Interestingly, flavonoids also seem to have a synergistic relationship with cannabis terpenes—the compounds that give marijuana its distinct scent and flavor. It turns out that flavonoids work with terpenes to create those distinguishing odors and flavors of strains that allow us to differentiate between, for example, a Granddaddy Purple and a Blueberry.
Where Do Flavonoids Come From?
Flavonoids come from a variety of places. They can be found in fruits and vegetables, grains and roots, and flowers and leaves. There are some flavonoids that are unique to cannabis, and these are called cannaflavins. These marijuana-specific cannaflavins can be found with other naturally occurring flavonoids in most parts of the cannabis plant, including the leaves, flowers, fruits and seedlings. The two places we typically don’t find flavonoids in marijuana are in both the roots and the seeds.
Wondering about cannabinoids too? Our guide to cannabinoids and their effects can answer your questions.
How are Flavonoids Different From Terpenes?
Flavonoids and terpenes have qualities that synergize with one another, and they also have unique differences between them. For example, flavonoids contribute to the plant’s color, and terpenes contribute to the scent and taste of marijuana. However, flavonoids can work with terpenes to influence the aroma and flavor too. More distinct is where each compound can be found. Terpenes are found within the marijuana plant’s trichomes. Flavonoids are found throughout the plant in everything from the leaves and flowers to the fruits and seedlings. Additionally, terpenes are more abundant than flavonoids—there are about 100 terpenes compared to around 20 flavonoids.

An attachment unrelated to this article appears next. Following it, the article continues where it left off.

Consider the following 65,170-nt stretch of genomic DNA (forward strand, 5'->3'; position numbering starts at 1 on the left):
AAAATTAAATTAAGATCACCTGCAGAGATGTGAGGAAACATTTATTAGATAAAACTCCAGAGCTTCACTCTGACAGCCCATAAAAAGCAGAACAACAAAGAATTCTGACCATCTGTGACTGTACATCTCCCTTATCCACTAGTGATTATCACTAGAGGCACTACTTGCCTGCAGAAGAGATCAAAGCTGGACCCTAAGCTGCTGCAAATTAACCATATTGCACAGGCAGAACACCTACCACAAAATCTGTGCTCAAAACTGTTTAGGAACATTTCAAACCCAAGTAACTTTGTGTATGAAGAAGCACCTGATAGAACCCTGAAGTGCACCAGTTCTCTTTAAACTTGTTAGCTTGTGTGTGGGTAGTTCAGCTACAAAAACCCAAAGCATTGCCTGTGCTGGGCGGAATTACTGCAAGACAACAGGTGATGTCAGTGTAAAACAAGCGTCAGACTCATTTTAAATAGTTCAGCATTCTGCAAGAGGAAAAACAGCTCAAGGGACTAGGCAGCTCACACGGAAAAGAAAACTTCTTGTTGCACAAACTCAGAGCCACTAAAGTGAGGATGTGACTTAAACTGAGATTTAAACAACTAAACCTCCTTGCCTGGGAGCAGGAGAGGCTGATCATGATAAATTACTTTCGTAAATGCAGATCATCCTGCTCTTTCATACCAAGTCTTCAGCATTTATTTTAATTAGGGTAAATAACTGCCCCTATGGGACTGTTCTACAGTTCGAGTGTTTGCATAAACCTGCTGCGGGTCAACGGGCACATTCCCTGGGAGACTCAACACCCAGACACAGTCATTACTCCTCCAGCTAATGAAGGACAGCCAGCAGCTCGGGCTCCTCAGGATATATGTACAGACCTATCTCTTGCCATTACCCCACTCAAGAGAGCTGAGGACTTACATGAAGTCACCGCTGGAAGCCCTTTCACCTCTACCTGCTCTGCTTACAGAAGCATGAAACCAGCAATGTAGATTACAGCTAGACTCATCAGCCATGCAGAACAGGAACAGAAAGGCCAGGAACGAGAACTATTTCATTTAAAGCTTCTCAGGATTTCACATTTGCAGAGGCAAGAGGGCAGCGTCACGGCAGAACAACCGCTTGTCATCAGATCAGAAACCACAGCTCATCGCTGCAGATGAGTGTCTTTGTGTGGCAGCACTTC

Ultimately, flavonoids, terpenes, and cannabinoids are compounds within the plant that are all believed to work together to create the entourage effect—the idea that it’s all the compounds in marijuana that create the sensations we experience when consuming marijuana, not just THC.
FAQs About Flavonoids
We love our curious customers’ questions. Here are a few of them and their answers:
Are terpenes flavonoids? No. Terpenes and flavonoids are two distinct compounds found in marijuana.
How many flavonoids are there in cannabis? There are roughly 20 flavonoids found in cannabis.
What flavonoids are found in cannabis? There are over a dozen types of flavonoids found in the cannabis plant.
Experience Flavonoids Yourself
If you’re purchasing premium cannabis flower, be sure to take a look at the bright colors on each bud. While you’re at it, be sure to ask your budtender for the best and boldest flavors available at your local dispensary.
Recreational Cannabis is not available in all states. Cannabis is for medical use only and may only be used by certified patients in Maryland, New York, and Pennsylvania. State laws impact what dispensaries can and can’t sell to recreational customers and medical marijuana patients. Not every type of product, consumption method, dosage form, or potency mentioned on this blog will be permitted in all locations.